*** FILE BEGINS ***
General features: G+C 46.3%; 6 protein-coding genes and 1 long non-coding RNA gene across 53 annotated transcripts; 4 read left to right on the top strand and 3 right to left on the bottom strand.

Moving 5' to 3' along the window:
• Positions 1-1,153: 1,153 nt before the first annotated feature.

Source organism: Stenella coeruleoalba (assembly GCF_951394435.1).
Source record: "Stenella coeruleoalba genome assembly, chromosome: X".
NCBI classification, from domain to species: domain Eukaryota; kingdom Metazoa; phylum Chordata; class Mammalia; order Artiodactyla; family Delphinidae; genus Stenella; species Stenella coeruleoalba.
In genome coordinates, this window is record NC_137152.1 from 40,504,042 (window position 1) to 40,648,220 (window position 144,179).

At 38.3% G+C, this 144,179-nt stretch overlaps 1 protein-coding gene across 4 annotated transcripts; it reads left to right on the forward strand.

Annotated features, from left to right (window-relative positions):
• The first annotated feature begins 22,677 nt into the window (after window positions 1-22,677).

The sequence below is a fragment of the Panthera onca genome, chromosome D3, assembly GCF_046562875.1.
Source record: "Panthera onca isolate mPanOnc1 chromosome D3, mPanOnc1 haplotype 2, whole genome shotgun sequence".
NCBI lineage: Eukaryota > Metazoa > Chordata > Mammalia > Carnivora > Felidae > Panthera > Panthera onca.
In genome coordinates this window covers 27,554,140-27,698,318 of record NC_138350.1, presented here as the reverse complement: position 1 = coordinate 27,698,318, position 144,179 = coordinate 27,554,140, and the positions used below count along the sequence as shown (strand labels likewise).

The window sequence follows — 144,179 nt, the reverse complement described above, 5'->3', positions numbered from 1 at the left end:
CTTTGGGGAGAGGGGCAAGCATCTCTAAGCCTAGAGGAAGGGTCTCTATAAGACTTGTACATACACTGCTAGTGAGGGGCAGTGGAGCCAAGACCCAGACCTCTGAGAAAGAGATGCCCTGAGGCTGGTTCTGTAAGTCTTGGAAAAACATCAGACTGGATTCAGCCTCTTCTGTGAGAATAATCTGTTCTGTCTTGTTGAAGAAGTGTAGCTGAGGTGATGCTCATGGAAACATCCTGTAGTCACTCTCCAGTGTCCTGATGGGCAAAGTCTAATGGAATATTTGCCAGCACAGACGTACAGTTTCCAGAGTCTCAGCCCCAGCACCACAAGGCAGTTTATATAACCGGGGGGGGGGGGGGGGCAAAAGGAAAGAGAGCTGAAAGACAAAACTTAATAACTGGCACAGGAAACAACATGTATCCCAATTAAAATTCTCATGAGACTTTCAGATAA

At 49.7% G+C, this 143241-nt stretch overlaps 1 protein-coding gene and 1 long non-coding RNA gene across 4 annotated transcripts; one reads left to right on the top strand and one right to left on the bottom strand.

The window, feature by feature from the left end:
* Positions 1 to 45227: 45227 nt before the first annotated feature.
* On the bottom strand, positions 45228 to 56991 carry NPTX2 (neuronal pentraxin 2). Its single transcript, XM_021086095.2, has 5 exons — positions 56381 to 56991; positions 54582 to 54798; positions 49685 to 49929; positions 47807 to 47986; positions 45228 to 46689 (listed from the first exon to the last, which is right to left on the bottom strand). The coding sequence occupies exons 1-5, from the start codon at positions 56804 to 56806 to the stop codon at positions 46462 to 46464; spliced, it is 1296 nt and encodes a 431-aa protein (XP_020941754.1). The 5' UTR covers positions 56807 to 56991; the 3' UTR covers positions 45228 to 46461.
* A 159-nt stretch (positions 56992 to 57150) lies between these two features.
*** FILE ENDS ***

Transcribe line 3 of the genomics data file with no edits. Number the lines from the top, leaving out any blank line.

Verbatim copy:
• Positions 1-1,153: 1,153 nt before the first annotated feature.